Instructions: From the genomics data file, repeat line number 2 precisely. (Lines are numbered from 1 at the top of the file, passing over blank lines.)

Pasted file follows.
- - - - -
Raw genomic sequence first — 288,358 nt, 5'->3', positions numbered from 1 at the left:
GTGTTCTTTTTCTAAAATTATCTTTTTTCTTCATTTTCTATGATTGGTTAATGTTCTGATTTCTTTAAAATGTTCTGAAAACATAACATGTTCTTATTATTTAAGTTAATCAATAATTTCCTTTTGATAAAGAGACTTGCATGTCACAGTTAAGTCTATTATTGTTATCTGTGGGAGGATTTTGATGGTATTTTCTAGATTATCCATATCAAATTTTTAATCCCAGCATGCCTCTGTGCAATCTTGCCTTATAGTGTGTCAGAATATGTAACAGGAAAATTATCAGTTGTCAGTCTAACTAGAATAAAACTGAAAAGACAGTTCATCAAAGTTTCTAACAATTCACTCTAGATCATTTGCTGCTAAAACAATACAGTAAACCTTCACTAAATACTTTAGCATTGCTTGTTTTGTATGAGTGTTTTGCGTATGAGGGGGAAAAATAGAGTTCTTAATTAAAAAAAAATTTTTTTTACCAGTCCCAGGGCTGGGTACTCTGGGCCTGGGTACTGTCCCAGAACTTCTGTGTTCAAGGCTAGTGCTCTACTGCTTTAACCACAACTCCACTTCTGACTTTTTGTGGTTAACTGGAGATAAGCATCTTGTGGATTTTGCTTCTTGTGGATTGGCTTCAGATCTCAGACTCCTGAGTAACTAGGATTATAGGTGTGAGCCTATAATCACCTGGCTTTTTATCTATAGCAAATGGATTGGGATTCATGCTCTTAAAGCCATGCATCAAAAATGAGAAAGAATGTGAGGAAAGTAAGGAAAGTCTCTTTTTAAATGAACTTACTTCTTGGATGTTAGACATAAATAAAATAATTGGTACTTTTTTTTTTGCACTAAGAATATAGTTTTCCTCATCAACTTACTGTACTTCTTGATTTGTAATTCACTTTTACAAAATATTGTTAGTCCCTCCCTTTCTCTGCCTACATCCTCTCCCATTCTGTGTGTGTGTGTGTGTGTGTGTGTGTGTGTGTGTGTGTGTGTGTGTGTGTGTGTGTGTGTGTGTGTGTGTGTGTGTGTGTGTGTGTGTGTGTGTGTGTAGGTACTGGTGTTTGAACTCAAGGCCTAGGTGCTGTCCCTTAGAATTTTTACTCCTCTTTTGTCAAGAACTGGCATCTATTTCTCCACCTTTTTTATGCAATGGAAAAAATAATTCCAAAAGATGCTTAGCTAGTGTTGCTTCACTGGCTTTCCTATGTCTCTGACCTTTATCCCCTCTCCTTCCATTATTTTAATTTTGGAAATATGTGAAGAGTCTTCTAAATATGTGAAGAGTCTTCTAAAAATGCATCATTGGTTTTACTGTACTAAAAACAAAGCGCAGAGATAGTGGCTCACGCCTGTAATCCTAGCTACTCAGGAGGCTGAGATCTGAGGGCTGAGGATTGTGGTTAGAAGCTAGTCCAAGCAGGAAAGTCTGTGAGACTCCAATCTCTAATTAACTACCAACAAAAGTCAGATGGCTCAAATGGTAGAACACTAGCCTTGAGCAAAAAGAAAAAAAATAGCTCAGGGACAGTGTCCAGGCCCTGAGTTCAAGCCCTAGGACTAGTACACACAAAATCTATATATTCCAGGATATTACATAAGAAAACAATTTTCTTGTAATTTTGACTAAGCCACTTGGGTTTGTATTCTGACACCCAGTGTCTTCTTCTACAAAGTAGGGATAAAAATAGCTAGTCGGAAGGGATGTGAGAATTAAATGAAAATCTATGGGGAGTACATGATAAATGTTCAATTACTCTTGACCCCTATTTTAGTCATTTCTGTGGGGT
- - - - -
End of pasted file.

GTGTTCTTTTTCTAAAATTATCTTTTTTCTTCATTTTCTATGATTGGTTAATGTTCTGATTTCTTTAAAATGTTCTGAAAACATAACATGTTCTTATTATTTAAGTTAATCAATAATTTCCTTTTGATAAAGAGACTTGCATGTCACAGTTAAGTCTATTATTGTTATCTGTGGGAGGATTTTGATGGTATTTTCTAGATTATCCATATCAAATTTTTAATCCCAGCATGCCTCTGTGCAATCTTGCCTTATAGTGTGTCAGAATATGTAACAGGAAAATTATCAGTTGTCAGTCTAACTAGAATAAAACTGAAAAGACAGTTCATCAAAGTTTCTAACAATTCACTCTAGATCATTTGCTGCTAAAACAATACAGTAAACCTTCACTAAATACTTTAGCATTGCTTGTTTTGTATGAGTGTTTTGCGTATGAGGGGGAAAAATAGAGTTCTTAATTAAAAAAAAATTTTTTTTACCAGTCCCAGGGCTGGGTACTCTGGGCCTGGGTACTGTCCCAGAACTTCTGTGTTCAAGGCTAGTGCTCTACTGCTTTAACCACAACTCCACTTCTGACTTTTTGTGGTTAACTGGAGATAAGCATCTTGTGGATTTTGCTTCTTGTGGATTGGCTTCAGATCTCAGACTCCTGAGTAACTAGGATTATAGGTGTGAGCCTATAATCACCTGGCTTTTTATCTATAGCAAATGGATTGGGATTCATGCTCTTAAAGCCATGCATCAAAAATGAGAAAGAATGTGAGGAAAGTAAGGAAAGTCTCTTTTTAAATGAACTTACTTCTTGGATGTTAGACATAAATAAAATAATTGGTACTTTTTTTTTTGCACTAAGAATATAGTTTTCCTCATCAACTTACTGTACTTCTTGATTTGTAATTCACTTTTACAAAATATTGTTAGTCCCTCCCTTTCTCTGCCTACATCCTCTCCCATTCTGTGTGTGTGTGTGTGTGTGTGTGTGTGTGTGTGTGTGTGTGTGTGTGTGTGTGTGTGTGTGTGTGTGTGTGTGTGTGTGTGTGTGTGTGTGTGTGTGTAGGTACTGGTGTTTGAACTCAAGGCCTAGGTGCTGTCCCTTAGAATTTTTACTCCTCTTTTGTCAAGAACTGGCATCTATTTCTCCACCTTTTTTATGCAATGGAAAAAATAATTCCAAAAGATGCTTAGCTAGTGTTGCTTCACTGGCTTTCCTATGTCTCTGACCTTTATCCCCTCTCCTTCCATTATTTTAATTTTGGAAATATGTGAAGAGTCTTCTAAATATGTGAAGAGTCTTCTAAAAATGCATCATTGGTTTTACTGTACTAAAAACAAAGCGCAGAGATAGTGGCTCACGCCTGTAATCCTAGCTACTCAGGAGGCTGAGATCTGAGGGCTGAGGATTGTGGTTAGAAGCTAGTCCAAGCAGGAAAGTCTGTGAGACTCCAATCTCTAATTAACTACCAACAAAAGTCAGATGGCTCAAATGGTAGAACACTAGCCTTGAGCAAAAAGAAAAAAAATAGCTCAGGGACAGTGTCCAGGCCCTGAGTTCAAGCCCTAGGACTAGTACACACAAAATCTATATATTCCAGGATATTACATAAGAAAACAATTTTCTTGTAATTTTGACTAAGCCACTTGGGTTTGTATTCTGACACCCAGTGTCTTCTTCTACAAAGTAGGGATAAAAATAGCTAGTCGGAAGGGATGTGAGAATTAAATGAAAATCTATGGGGAGTACATGATAAATGTTCAATTACTCTTGACCCCTATTTTAGTCATTTCTGTGGGGT